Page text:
Exploring the science of plants, from the field to the lab

Collected on the Fourth of July

Posted in Past and Present on July 1, 2016 by Stevenson Swanson

Stevenson Swanson is the Science Media Manager at The New York Botanical Garden.

Dichanthelium latifolium
Dichanthelium latifolium

Watching some fireworks, going to the local parade, grilling burgers and hot dogs, maybe even finding time for a nap. Sounds like a classic Fourth of July. Collecting plant specimens is notably missing from this list. And yet, for botanists, our nation’s birthday is not necessarily a day off.

A search of the C. V. Starr Virtual Herbarium, where The New York Botanical Garden’s digitized herbarium specimens are made available online to researchers and the public, reveals that it includes no fewer than 6,808 specimens that were collected on a Fourth of July. They come from around the world, but more than 1,000 were snipped or dug up in the United States on Independence Day. They eventually found their way to the Botanical Garden’s William and Lynda Steere Herbarium, where they are now part of the 7.8 million specimens that are preserved there and are now being digitized for the Starr Virtual Herbarium.

Gathered here are a few Fourth of July specimens collected by scientists of the past and present, including, most notably, the Garden’s founding Director-in-Chief, Nathaniel Lord Britton. Since the Garden is celebrating its 125th Anniversary this year, it’s only natural to wonder whether he was out in the field collecting on the Fourth in 1891, the year the Garden was founded.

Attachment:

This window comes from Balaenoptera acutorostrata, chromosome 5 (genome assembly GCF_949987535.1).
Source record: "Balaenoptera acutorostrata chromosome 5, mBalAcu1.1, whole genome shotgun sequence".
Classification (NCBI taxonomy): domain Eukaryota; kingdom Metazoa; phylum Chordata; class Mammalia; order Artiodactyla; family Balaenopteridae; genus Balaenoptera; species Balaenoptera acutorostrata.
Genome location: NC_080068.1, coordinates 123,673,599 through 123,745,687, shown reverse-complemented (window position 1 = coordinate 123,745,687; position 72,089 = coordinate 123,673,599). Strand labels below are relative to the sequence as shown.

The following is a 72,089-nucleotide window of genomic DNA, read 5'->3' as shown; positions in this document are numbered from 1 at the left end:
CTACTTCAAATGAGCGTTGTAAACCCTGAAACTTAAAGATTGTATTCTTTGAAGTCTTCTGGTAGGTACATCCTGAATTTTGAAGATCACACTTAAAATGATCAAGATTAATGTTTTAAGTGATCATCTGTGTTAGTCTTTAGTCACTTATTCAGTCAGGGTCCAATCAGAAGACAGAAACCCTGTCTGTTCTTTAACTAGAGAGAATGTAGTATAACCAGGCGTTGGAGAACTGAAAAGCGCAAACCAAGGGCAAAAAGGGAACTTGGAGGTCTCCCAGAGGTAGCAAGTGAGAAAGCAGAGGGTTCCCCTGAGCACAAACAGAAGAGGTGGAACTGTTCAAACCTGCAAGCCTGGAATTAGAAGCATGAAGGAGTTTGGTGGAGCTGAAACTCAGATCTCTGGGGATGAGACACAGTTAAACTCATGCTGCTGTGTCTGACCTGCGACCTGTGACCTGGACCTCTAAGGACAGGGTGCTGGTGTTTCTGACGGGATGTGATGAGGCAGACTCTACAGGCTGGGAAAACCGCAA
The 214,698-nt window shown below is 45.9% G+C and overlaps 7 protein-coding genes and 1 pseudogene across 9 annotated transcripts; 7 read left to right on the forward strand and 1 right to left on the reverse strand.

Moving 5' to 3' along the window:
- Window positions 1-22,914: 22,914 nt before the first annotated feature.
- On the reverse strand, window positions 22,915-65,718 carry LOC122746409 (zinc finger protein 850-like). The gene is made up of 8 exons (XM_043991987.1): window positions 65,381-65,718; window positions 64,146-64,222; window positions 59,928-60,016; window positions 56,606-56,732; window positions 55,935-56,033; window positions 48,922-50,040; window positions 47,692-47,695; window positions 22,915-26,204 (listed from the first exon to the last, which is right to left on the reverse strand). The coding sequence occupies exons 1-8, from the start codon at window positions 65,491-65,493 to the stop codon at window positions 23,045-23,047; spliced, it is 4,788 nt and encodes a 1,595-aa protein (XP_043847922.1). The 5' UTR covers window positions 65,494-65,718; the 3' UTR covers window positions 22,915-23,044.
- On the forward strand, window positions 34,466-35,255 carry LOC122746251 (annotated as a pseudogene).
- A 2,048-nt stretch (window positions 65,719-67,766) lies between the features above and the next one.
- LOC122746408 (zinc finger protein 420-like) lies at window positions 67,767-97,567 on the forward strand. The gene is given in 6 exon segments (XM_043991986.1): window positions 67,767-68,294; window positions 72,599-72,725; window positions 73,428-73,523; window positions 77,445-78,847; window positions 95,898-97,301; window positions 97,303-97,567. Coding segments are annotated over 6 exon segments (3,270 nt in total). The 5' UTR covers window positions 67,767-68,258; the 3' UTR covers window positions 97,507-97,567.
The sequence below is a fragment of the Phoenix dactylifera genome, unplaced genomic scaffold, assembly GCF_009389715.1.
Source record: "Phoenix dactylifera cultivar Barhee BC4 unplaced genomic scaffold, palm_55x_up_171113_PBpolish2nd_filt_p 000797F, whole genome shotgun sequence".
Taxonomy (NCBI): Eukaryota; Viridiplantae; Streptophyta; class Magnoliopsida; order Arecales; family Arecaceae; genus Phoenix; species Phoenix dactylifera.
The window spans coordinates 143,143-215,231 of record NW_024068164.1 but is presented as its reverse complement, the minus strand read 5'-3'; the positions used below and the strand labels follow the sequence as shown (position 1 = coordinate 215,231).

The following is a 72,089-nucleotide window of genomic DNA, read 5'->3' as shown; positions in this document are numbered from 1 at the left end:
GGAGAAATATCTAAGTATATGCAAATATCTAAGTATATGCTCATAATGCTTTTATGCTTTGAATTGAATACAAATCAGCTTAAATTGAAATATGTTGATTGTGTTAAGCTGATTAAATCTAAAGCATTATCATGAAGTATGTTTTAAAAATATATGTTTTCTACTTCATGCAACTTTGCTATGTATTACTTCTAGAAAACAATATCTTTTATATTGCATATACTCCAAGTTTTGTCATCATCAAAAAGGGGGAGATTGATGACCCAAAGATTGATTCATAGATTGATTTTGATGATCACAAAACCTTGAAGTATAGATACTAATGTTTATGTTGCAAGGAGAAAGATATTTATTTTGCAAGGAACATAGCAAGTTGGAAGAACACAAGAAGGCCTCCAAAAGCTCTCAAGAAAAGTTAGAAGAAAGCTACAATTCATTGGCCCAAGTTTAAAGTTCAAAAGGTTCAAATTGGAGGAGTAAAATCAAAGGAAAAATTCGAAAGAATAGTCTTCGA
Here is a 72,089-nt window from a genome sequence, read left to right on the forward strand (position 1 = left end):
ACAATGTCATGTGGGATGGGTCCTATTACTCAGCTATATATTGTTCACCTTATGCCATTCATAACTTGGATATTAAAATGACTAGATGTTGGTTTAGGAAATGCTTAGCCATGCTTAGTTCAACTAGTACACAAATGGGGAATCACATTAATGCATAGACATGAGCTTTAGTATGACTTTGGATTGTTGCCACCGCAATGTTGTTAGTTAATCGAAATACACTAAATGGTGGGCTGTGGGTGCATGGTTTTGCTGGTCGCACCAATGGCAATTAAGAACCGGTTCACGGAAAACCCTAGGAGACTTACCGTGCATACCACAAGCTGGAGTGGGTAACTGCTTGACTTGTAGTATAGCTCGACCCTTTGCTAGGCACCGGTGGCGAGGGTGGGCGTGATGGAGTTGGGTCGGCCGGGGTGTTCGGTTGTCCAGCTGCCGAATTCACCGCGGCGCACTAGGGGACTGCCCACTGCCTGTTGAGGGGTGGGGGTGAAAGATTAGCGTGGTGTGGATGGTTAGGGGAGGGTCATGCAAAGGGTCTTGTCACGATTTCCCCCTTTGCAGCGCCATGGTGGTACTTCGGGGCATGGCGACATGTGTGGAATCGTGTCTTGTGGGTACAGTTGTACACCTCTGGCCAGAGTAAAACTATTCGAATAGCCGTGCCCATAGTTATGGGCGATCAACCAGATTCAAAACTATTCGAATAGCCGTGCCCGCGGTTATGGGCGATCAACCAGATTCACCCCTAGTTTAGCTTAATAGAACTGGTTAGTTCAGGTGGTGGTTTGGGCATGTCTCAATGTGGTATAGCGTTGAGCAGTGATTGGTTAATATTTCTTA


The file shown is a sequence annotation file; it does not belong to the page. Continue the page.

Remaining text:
This slideshow requires JavaScript.

No such luck: Perhaps he was enjoying a well-deserved break from laying the groundwork for what the Garden’s charter calls “a public botanic garden of the highest class.”

There is one tantalizing specimen from that date, however. It’s a broadleaf grass collected by Eugene P. Bicknell “between the Hudson and Bronx Rivers,” according to its label. There’s no further indication of the location, except the single word “Woods.” Maybe, just maybe, the industrious Mr. Bicknell plucked this grassy specimen—with permission, of course—while enjoying an Independence Day stroll through the old-growth forest at the newly established Botanical Garden.